With that formality out of the way, let's get onto some more interesting tests.
First up for our real world tests is ZD's Winstone suites. These tests are important for two reasons: First, they represent the kind of usage you would likely find in a real work environment. Additionally, they should provide a good counterpoint to InfoWorld's tests which indicate that, at least with Office XP, business tasks are much slower in Windows XP. The Winstone suite, however, uses Office 2000 and a much more diverse set of tests.
On the low-end machine, the results are less dramatic. The Business Winstone test isn't that taxing to begin with, and it's likely the 256MB of RAM in our low-end box that's keeping XP and 2000 from putting in better performances. Still, despite their larger footprints, the two NT-based OSes don't lose any ground to WinME.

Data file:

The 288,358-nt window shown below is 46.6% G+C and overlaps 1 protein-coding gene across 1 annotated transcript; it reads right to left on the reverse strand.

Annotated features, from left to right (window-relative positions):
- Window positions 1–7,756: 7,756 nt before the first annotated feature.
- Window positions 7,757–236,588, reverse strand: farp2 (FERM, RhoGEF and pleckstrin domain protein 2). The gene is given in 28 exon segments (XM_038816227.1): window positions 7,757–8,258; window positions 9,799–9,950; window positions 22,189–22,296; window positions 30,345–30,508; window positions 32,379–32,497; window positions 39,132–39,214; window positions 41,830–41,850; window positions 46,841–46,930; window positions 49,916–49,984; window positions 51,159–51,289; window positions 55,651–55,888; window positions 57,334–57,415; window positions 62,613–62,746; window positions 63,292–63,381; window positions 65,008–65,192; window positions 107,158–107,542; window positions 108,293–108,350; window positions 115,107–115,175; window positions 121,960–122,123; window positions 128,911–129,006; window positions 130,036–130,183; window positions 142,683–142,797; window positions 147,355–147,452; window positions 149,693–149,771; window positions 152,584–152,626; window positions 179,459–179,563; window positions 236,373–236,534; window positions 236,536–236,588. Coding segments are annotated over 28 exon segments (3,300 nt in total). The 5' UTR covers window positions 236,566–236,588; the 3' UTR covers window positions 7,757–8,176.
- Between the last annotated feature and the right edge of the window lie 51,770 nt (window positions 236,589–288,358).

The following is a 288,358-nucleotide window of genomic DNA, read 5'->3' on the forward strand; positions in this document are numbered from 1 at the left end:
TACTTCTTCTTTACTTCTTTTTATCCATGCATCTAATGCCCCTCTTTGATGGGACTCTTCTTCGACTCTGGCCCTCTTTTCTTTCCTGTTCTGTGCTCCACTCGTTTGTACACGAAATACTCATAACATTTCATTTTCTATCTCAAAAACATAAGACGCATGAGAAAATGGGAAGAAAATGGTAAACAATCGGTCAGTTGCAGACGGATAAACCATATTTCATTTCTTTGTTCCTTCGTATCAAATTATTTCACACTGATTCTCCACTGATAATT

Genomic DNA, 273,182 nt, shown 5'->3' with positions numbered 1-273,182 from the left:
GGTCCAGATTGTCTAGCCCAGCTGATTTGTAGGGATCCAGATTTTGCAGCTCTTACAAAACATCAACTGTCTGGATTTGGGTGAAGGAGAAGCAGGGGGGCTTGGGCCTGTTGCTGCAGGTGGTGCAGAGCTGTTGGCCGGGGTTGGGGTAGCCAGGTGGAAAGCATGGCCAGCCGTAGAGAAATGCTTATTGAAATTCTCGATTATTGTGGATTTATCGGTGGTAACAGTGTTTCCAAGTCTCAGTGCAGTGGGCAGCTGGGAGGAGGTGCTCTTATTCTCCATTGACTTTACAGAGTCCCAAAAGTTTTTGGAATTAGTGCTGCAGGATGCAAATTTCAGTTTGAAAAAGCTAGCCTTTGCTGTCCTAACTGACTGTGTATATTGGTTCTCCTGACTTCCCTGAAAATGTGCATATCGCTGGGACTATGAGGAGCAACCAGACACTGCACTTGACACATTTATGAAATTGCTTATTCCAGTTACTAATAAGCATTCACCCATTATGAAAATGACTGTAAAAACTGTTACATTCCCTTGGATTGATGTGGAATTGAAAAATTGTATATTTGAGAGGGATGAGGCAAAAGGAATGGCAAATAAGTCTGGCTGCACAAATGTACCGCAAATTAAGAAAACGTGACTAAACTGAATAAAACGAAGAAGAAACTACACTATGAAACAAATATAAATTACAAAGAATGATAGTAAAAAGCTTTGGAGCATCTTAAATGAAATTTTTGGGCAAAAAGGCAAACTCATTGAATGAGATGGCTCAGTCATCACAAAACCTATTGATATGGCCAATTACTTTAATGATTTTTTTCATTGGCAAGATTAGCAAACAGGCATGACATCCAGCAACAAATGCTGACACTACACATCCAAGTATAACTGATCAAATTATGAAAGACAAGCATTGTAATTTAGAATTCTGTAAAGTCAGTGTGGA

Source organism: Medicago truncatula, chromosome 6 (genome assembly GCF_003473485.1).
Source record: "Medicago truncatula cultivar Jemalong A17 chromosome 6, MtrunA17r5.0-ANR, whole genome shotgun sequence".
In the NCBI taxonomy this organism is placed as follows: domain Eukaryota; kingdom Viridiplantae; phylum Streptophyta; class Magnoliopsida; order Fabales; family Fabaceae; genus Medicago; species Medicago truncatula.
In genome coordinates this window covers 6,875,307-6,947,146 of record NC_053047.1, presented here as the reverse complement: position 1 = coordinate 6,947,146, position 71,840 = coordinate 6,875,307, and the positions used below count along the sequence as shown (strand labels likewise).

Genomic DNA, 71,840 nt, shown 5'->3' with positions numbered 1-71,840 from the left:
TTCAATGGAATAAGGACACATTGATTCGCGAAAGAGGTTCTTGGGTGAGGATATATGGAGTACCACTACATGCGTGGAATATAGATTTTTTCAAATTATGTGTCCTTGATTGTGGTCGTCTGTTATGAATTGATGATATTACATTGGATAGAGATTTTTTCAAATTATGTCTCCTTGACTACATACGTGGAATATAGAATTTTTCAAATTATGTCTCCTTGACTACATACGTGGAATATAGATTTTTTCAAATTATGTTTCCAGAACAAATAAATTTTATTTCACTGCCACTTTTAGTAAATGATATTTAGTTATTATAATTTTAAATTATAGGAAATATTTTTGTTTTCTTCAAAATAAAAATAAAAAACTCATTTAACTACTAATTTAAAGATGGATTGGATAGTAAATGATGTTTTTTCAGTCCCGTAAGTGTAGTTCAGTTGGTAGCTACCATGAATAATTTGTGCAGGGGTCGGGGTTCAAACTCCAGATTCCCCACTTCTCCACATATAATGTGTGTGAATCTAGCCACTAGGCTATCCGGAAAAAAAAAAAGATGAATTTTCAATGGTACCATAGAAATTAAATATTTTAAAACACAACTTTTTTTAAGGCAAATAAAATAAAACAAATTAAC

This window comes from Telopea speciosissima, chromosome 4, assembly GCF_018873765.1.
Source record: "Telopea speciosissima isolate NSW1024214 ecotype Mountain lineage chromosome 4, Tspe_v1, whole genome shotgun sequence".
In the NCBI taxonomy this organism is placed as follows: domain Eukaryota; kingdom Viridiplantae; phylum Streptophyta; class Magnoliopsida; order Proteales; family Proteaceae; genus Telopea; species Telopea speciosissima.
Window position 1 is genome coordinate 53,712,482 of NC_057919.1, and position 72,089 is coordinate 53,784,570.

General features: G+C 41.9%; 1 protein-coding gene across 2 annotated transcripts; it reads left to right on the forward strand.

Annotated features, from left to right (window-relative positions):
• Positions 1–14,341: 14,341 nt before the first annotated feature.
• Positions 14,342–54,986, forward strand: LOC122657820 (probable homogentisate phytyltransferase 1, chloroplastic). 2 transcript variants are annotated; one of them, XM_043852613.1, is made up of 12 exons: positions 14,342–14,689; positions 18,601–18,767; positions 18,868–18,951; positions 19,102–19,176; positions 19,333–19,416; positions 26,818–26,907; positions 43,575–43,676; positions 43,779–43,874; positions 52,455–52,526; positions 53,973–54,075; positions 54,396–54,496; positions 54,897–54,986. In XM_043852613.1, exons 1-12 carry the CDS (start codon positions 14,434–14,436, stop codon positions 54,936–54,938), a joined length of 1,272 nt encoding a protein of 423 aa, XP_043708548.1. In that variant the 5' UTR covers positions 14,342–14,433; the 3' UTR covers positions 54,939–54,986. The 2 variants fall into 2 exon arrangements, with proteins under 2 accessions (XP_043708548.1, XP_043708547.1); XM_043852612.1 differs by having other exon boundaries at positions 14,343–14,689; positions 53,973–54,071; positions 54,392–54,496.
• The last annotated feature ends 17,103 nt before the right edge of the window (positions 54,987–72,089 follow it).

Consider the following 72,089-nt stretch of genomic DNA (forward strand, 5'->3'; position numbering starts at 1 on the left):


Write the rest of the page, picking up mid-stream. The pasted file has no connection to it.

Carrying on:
Even on the low-end machine, WinME scores well behind the other OSes. WinXP takes a bigger lead over 2000 with this test, making it the clear performance leader on both hardware platforms.
|Merry Christmas, everybody!||60|
|Deal of the week: An Asus monitor for $125, a 240GB SSD for $80, and more||17|
|Steam sale serves up Shadow of Mordor, Thief, CS:GO||17|
|Don't hold your breath for GPU process shrinks, report suggests||55|
|Report: Jumbo Chromebooks are coming next year||25|
|Boxing Day Shortbread||9|
|Christmas Day Shortbread||21|
|Study shows tablet screens mess up your sleep||78|
|Gigabyte's wireless scissor-switch keyboard still has gaming chops||7|